Please join us for an intriguing Friday night seminar! This time we will learn about a nasty virus that is detrimental to the fish farm industry. Important for all that love to eat fish!
Infectious Hematopoietic Necrosis Virus (IHNV): a challenge for the fish farm industry
The overharvesting of fish and shellfish worldwide is causing the depletion of our oceans and seas at a dangerous rate. This inability of the wild-capture industry to meet the growing global demand for seafood has been the driving force for the development of a strong and sustainable aquaculture industry, which production accounts already for more than 30% of the world’s food fish. Research on fish husbandry, from nutrition to disease prevention, has made it possible to increase significantly the annual aquaculture production. However, fish pathogens, in particular RNA viruses, keep having a devastating economic impact on the fish-farming industry every year.
In this talk, we’ll explore the biology of one of the most lethal and damaging viruses: the Hematopoietic Infectious Necrosis Virus (IHNV). Depending on strain, species of fish infected and environmental conditions, IHNV outbreaks result in loses of[masked]% at a fish rearing facility. The combined costs of those losses in salmon and trout farms in the US and Canada are estimated to be in the hundreds of millions of dollars.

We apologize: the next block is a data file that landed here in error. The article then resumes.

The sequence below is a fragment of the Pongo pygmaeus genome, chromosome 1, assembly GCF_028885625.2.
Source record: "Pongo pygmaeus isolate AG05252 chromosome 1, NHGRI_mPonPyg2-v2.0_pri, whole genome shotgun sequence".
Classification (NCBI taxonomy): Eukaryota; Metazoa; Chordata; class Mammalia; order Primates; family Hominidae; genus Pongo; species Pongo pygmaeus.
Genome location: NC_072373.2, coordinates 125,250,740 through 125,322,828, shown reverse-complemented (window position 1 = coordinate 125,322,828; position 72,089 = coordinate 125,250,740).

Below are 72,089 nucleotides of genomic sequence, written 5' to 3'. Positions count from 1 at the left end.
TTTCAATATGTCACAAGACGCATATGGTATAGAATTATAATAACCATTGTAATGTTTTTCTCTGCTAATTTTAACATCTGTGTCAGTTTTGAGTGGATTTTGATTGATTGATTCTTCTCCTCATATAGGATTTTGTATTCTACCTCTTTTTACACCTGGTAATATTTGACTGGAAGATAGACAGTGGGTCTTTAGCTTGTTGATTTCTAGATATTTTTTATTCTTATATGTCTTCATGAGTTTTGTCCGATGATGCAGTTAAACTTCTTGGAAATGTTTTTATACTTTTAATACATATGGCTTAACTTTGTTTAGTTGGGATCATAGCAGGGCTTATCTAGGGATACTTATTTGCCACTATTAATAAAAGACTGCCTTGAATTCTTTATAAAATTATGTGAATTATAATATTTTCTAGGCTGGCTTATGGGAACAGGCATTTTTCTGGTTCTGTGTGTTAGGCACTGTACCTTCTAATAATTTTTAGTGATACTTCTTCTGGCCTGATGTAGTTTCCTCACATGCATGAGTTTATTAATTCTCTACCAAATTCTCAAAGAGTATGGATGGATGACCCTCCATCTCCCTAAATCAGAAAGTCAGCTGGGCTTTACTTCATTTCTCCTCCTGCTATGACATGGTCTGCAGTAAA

Nuria Gonzalez-Montalban is a postdoctoral fellow at the Institute of Marine and Environmental Technology. As a researcher there, Nuria’s studies are focused on the mechanistics of viral entry and infection in fish cells, and host-pathogen interactions.
She finished her Biology Degree in 2008 at the Autonomous University of Barcelona (Spain). After that, Nuria completed her Master’s and PhD in Microbiology and Biotechnology in 2008 at the Institute for Biotechnology and Biomedicine, also in Barcelona (Spain). During her doctorate studies, Nuria focused on the aggregation and conformational quality of recombinant proteins produced in bacteria. In 2009, Nuria joined the Lab for Prion Diseases at the University Of Maryland Institute Of Biotechnology (Baltimore) to expand her experience in protein aggregation and conformational diseases. More recently, in 2013, she joined the Lab for Molecular Biology of Shellfish Diseases at the Institute of Marine and Environmental Technology, where she’s being studying viral diseases in fish since then.